But even digitally mature marketers face a greater challenge: positioning themselves to stay current with the fast—and accelerating—pace of change. This is a different type of organizational test. Companies can boost digital maturity by adding skills and technology and developing new capabilities. But it’s not practical to keep adding more technical talent or building out new systems for every new digital need that develops. The process is too slow, and the inevitable side effect is organizational bloat.
Instead, marketing functions need to find ways for their current staff to manage multiplying channels, advancing technologies, and rising consumer demands. The answer, we believe, lies in combining new software platforms with advanced training so that any marketer can access and use the full array of data, capabilities, and tools available today—and tomorrow—whatever his or her area of responsibility.
Consider, for example, a business unit marketing manager for a coffee brand in Sweden and that person’s dotted-line boss, the regional marketing manager for packaged goods in the Nordic countries. Suppose both individuals (and anyone else in the global marketing function) could tap into a software platform—using a laptop, tablet, or smartphone—that provided access to, and the ability to manipulate, two types of real-time data.
The first data sphere is strategic. It helps both managers create value by finding the best allocations of marketing resources for the coffee brand in Sweden and for all CPG products in the Nordic countries. It combines relevant company data (such as sales volume, revenue, profit, share of market, share of voice, relative pricing, and distribution) with market research results (category trends, consumer demand trends, and brand health data) and analytics outputs (return on marketing investment within the units of allocation estimated by econometrics, digital attribution, AB testing, and ad hoc research).
The second data sphere is tactical. It helps users create superior marketing plans for short- and long-term brand growth and profit generation—taking into account the potential impact of all tools and channels available. It provides brand teams with full visibility and integrated planning capability for the entire brand’s marketing plan including media and below-the-line activities such as those in the store and at the point of sale. It covers the complete planning scope, from the role of brands in the portfolio to individual market activities. It supports the design of a brand’s marketing plan with instant estimates of impact on sales, profit, and ROI. It helps brand managers to track actual sales during the execution year and use real-time results to estimate sales performance for the remainder of the year.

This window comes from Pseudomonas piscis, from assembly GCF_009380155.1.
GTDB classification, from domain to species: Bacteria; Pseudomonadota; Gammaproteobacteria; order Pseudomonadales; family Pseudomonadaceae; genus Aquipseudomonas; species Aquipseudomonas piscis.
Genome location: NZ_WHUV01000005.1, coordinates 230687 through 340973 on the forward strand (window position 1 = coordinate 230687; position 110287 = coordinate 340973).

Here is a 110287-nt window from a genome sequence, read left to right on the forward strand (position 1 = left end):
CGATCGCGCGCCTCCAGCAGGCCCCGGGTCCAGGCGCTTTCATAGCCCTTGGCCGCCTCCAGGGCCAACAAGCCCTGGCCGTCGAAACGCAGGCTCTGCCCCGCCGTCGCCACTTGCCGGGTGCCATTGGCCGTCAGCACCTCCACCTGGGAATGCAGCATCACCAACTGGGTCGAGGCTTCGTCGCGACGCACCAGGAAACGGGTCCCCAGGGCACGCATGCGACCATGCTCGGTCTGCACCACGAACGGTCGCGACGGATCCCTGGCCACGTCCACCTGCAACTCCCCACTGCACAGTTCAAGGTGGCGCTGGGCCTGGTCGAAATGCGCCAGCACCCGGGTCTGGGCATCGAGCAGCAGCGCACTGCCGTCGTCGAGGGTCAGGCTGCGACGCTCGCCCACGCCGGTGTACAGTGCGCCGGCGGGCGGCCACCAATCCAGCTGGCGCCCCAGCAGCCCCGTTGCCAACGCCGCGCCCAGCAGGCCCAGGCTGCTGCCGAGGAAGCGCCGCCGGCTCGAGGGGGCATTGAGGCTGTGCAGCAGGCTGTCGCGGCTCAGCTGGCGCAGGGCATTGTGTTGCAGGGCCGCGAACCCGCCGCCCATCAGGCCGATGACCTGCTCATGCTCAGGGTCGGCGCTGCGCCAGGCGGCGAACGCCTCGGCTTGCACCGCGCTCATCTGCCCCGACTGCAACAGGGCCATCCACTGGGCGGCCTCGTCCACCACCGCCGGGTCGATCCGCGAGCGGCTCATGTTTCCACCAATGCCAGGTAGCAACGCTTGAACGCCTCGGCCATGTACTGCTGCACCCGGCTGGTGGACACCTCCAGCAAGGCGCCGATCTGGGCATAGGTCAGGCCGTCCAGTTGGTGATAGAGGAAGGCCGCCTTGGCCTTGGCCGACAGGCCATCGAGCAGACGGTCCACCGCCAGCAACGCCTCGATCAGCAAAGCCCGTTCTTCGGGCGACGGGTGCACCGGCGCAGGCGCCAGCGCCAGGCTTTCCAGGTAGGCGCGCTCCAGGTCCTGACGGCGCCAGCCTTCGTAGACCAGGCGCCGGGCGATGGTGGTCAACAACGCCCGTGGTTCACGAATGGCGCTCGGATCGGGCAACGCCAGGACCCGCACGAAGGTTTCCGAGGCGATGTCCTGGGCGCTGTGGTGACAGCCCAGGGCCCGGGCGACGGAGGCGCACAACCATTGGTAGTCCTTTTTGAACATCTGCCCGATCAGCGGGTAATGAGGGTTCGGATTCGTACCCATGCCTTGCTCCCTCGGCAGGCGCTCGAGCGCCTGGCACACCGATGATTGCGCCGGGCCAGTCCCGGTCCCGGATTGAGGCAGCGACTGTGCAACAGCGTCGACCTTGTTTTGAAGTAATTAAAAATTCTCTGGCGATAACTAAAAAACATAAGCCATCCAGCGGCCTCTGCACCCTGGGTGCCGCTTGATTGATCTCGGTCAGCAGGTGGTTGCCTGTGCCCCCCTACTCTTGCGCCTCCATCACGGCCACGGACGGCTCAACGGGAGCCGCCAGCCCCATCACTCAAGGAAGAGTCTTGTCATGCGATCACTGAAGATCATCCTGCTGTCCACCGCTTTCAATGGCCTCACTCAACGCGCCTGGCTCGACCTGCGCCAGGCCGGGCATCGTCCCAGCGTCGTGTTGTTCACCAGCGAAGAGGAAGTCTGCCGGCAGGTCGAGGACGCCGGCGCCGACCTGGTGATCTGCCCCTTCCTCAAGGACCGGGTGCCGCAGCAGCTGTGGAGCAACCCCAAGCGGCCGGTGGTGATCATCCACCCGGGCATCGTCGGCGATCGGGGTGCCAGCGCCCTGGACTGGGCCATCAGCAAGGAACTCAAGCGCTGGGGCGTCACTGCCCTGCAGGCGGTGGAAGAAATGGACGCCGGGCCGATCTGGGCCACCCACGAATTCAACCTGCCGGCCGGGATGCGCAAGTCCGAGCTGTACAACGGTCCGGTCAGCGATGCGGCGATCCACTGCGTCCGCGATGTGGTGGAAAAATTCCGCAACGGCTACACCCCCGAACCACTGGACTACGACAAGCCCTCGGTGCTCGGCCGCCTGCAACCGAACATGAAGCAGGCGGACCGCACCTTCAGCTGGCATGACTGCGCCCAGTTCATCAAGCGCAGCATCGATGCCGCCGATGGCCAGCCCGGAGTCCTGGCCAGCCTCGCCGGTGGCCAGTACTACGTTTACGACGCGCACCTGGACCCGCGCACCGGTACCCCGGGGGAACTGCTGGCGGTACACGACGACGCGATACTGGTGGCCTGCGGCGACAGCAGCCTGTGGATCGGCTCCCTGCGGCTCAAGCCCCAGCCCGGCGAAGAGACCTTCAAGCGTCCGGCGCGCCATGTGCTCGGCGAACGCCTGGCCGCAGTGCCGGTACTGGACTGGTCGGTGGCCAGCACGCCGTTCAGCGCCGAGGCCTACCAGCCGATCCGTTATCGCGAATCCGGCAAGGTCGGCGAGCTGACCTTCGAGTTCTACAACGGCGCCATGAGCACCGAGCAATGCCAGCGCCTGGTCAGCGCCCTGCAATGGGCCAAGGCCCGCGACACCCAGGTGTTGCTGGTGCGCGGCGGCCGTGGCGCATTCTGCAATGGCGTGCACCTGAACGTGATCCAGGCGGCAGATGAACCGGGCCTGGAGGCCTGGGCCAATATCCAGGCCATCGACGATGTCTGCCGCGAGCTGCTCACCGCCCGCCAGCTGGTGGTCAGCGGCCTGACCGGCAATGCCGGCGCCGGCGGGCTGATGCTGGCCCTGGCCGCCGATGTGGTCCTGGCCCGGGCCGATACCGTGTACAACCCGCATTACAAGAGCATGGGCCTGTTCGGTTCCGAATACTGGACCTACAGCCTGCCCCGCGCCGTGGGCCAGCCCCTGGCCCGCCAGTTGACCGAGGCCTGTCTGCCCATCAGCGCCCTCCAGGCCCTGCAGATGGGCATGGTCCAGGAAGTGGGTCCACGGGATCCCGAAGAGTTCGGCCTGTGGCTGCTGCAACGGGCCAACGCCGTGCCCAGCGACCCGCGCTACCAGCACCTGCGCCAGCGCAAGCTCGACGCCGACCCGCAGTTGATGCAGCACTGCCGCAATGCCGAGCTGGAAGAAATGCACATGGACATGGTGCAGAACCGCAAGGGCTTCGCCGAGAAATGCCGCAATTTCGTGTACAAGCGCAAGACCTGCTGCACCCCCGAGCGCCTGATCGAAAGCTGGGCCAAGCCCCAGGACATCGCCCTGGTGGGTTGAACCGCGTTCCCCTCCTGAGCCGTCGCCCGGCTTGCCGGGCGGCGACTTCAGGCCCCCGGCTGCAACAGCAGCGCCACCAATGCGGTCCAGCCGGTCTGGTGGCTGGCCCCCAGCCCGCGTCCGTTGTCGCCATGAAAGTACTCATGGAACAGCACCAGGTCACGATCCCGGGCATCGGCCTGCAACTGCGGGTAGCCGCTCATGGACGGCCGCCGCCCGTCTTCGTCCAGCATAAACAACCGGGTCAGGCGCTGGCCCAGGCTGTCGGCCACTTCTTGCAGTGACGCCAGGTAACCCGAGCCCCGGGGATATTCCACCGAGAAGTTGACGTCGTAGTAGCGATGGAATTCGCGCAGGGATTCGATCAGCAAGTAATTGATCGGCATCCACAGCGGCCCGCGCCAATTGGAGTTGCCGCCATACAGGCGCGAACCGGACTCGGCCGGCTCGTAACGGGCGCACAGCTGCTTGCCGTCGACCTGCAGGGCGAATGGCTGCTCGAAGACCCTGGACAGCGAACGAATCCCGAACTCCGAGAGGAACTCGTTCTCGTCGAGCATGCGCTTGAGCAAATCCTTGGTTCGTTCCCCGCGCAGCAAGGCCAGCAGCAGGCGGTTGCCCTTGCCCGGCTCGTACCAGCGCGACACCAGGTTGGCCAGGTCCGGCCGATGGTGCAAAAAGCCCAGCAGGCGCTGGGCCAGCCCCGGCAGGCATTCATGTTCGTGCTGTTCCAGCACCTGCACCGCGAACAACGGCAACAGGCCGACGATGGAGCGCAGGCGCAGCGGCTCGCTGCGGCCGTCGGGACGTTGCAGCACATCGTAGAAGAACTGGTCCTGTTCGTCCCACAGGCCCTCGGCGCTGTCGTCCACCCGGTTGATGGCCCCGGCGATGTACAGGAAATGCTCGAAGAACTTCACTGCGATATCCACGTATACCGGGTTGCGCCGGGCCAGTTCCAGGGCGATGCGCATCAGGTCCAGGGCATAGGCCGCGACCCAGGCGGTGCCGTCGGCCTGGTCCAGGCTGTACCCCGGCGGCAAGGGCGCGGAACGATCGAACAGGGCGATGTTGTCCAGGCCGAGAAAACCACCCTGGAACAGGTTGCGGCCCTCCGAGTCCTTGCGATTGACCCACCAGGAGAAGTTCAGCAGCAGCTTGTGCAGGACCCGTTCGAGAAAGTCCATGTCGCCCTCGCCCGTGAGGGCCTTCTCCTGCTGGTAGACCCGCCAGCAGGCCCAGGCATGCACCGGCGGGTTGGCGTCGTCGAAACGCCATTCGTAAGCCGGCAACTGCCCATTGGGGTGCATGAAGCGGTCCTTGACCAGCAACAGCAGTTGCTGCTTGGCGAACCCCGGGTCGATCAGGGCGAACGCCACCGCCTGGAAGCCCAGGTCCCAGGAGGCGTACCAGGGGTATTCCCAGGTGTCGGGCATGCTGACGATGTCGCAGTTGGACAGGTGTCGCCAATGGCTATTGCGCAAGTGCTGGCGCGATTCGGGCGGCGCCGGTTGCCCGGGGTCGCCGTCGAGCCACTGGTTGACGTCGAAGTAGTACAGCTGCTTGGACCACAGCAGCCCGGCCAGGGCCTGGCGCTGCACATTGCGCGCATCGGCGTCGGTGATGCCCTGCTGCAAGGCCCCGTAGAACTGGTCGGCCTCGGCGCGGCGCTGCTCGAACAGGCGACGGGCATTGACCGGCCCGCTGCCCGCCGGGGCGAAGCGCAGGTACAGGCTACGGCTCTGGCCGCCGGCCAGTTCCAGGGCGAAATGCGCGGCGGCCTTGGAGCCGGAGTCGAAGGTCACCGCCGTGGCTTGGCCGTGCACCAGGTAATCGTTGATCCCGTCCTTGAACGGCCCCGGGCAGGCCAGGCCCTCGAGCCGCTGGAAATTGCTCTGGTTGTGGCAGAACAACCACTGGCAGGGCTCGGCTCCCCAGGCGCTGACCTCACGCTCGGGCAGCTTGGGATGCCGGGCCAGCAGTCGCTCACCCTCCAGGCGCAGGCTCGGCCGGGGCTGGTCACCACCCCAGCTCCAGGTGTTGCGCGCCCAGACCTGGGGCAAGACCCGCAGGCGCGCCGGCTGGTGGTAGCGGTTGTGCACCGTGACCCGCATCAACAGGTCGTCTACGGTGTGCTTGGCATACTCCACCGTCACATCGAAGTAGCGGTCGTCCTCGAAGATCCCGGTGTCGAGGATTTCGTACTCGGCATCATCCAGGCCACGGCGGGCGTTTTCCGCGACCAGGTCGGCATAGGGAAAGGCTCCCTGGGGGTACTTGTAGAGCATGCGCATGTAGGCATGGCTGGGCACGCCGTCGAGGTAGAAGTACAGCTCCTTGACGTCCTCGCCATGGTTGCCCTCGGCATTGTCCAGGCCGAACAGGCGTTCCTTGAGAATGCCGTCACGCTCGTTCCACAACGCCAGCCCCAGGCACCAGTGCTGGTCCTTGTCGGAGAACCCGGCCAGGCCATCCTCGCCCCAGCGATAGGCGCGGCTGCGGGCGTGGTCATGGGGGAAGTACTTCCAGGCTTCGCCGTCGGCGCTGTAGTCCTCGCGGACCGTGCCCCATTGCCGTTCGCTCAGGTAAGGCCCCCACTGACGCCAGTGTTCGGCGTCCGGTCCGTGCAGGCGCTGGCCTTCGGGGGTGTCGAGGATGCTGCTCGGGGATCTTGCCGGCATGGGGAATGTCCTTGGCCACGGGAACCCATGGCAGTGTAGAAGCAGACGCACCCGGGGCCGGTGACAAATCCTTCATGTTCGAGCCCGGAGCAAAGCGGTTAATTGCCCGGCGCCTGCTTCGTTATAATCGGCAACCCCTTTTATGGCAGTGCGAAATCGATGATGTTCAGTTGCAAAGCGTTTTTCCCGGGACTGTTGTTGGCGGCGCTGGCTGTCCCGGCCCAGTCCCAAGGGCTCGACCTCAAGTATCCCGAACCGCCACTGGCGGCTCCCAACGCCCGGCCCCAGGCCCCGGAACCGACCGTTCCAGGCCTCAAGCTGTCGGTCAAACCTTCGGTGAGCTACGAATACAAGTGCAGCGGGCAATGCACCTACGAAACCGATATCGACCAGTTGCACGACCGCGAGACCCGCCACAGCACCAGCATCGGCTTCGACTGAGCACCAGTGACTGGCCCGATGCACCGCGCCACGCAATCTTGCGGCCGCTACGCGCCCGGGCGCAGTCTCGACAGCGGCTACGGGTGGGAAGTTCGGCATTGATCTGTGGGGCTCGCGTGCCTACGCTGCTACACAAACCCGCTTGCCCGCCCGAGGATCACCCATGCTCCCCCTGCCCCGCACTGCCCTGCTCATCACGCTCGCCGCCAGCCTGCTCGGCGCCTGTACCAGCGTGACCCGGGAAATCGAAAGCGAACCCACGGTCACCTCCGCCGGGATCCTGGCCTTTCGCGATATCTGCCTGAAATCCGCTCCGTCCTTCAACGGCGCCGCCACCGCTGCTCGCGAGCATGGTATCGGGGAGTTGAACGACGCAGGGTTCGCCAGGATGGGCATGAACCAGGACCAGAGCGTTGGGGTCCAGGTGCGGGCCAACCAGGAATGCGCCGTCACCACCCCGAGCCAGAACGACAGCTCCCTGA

Taken together, the two spheres of information provide the user—whatever his or her level of responsibility—with a full view of the tasks, goals, and resources. Moreover, software enables teams of users to design, test, and execute multifaceted campaigns at unprecedented speed and to make adjustments across media and across individual media platforms (Facebook versus Instagram, for example, or voice recognition versus AR). And it can do all this almost regardless of the number of components or the future complexity of the media and technology landscape.
This technology exists today. A few leading companies are starting to build out their capabilities—using an agile and minimum-viable-product approach. They are organizing ecosystems to gain access to the internal and external data and expertise that they need. The processing power and storage capabilities can be found in the cloud, which makes the new platform readily accessible to users globally as soon as it’s ready for testing. These companies are not striving for perfection. They are looking to improve with a step change in capability—and then to progress even further over time.
Picture three airplane passengers disembarking at a gate far from the main terminal. Two decide to walk the distance to baggage claim. The other makes use of the moving walkways that speed the journey. At the end of the first walkway, the fast mover has opened a lead of 20 yards; at the end of the second, the lead has more than doubled; and at the end of the third, the lead is approaching the length of a football field.
So it is with digital technologies. If the three passengers were actually three companies, the early adopter would have established both a lead and critical competitive advantages that would be hard for the others to close or counter. Technologies continue to advance, often at breakneck speed, and companies that allow themselves to fall behind find it more and more difficult to narrow the gap.